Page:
I guess I forgot to grab the “How-To” manual at the hospital that stated all the do’s and don’ts of motherhood, or actually just the right’s and wrong’s that this little tribe of know-it-all moms put in place for us new moms to follow.
I was born Ashley Ryan “Blunt” Pierce married a Thorsen, but “Blunt” never left my name or personality. Fault me for being honest at times but that’s exactly what I will be. I am finding it somewhat difficult as a new mom to be “nice blunt” as opposed to “not nice blunt” when someone gives me their unsolicited parenting advice.
It must be a rite of passage. At least one time during motherhood, a mother’s skill about how they are raising their children is analyzed. To these “SNOM’s” I will call them, it seems we’re just not cutting the mustard. “SNOM” is my own term for snobby moms, and boy, are they are out there. A couple of times since being a new mom these situations have come up and I am still figuring out the best way to direct my tongue that for years has been full of sarcasm, wit and jokes.
Just the other day... (we will use a made up location and names to protect those involved. Like I am in the mob or something, but anyways.) I was at Pullen Park, and as you may or may not know my kid wears shades, mainly for fashion but I love that the protection aspect is there too, so when she looks totally ridiculous I reply, “I am doing what is best for my kid.”
It was hot and the sun was out so I had just finished up a stroll and Ryan was getting a little fussy. Another mom came up to me and I wanted to think she had the best intentions at heart but said, “I think she does not want to wear those glasses anymore.” Well at the time I was debating between telling her I appreciated the advice and then the little devil appeared on my shoulder that said, “Tell her to buzz off.” But instead I replied, “She’s good.”
At that time, I was more shocked at the tone and deliverance of “SNOMMY” because it was more of a “You’re wrong” tone than concerned. After I proceeded to brush her off she reminded me that my kid was in the sun. Well, yeah Sherlock. It was the day after the down pour of 2017 that flooded Raleigh and I was super glad the big ball of fire was out instead of the monsoon we had the day before. So Ryan was enjoying the sun, just as I was and every other mom that had their child out there.
Now here is the kicker where my “blunt mommy devil” came into play. After I again shrugged off her pointless comments she proceeded to MOVE my stroller opposite of the sun. Yep you read that right, she physically moved my kid, with brakes on and all, so the stroller was in an opposite direction of the sun because that was good for Ryan, because SHE knows what is best for my child. Allow me to remind you this is a stranger I have never met, with a toddler herself so she should know the code or rules if you will. I looked at her with the “I will murder you eyes” if you ever do that again and instead of me saying something hurtful and witty I replied with an austere “NO”.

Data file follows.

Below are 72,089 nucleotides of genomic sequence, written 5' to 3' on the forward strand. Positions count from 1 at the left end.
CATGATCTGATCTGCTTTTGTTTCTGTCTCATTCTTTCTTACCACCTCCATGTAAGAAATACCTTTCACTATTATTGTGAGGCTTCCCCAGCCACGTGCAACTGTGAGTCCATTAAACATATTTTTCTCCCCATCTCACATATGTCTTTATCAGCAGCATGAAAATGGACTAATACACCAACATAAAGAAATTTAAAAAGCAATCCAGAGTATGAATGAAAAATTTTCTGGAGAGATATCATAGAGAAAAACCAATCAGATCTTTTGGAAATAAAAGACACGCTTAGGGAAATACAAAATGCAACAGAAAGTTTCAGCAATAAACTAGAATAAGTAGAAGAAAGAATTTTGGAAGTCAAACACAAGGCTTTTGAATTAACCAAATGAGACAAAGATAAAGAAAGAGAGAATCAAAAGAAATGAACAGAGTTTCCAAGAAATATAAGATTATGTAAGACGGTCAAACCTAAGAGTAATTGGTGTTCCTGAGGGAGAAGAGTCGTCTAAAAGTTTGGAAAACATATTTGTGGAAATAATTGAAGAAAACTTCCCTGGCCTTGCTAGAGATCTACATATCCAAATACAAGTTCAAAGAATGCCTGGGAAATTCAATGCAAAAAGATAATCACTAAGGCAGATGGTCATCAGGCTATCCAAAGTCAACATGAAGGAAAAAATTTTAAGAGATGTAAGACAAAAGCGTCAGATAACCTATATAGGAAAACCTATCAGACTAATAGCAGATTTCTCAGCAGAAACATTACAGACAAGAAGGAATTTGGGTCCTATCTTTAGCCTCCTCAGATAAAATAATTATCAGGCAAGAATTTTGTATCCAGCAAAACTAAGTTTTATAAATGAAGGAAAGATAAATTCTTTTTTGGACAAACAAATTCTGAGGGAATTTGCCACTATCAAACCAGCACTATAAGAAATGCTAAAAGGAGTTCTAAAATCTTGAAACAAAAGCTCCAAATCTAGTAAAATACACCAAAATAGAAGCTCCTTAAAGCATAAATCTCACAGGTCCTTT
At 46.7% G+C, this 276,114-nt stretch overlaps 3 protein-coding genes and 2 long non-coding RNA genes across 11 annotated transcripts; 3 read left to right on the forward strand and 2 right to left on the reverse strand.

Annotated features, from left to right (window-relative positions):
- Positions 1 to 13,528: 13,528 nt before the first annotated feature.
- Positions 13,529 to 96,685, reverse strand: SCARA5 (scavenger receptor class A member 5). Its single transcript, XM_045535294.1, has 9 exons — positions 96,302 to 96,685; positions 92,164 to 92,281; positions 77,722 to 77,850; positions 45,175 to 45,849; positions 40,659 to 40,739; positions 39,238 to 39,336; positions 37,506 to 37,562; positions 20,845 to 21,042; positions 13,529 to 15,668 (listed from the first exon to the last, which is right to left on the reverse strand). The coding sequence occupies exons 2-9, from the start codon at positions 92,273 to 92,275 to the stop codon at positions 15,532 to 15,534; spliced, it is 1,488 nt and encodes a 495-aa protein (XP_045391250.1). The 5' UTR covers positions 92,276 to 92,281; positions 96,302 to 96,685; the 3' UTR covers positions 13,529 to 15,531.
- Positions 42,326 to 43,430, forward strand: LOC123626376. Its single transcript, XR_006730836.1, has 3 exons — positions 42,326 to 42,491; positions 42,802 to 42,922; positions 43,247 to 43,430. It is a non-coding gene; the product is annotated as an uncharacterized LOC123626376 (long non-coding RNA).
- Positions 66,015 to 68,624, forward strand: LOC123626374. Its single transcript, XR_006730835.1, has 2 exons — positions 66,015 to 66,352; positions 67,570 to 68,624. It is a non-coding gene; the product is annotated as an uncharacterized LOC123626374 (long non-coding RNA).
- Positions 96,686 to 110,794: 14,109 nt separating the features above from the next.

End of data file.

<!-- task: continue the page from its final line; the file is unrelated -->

At that point I wanted to pull out my “Mom 101 Book” and find in the index where touching another parent's stroller was okay. How I was supposed to react? I think for the most part I was civil, and that was until she mentioned her final comment, which I felt was a turn the knife a little deeper stab, “It looks and sounds like your baby is hungry you might want to feed her.”
That was it. I was going to blow but I was in public so W.W.P.D. (What would Pam do, my mother who is deceased but never let anyone pull anything over on her) So I decided to smile, kill her with kindness all the while giving her the finger inside the stroller where only Ryan could see and walked away. But I thought to myself what would other moms do in that situation?
Ryan was hot…yes. Ryan was cranky…yes. That did not give this stranger parent the right to touch my child’s stroller and move her. I left that day pissed but more confused as if I had done something wrong.
I am learning that a lot of people are critics. Their “style” is projected verbally and can be condescending, hurtful and passive. Leaving new moms or others to feel guilty or even second guessing their own routine with their children. I am also learning that those critics are not always bad and meaning to be hurtful, but they may not be self-aware.
I am learning how to deal. Whether that be letting comments roll off my back, responding with humor or just simply saying “Thank You”, I will deal and so will you.
This has led me to a phrase I am embracing more and more each day, “NOT FOR EVERYONE BUT PERFECT FOR ME.”
The next time a SNOMMY is aggressive with an opinion or projects hate at my parenting skills, I will respond with, “It’s not for everyone but what I am doing is perfect for me”. And if that doesn’t suit his or her fancy I can meet them outside in the parking lot, lattes down, sunglasses on, while I move Ryan away from the scary SNOMMY woman. I’ll take out my “Mommy-101-How-To” book and shove it up her…well...you know, along with those comments of hers.
**Bring your babe to Stroller Strides anytime, with or without shades! Try a free class or send one to a mama you know will love it... CLICK HERE**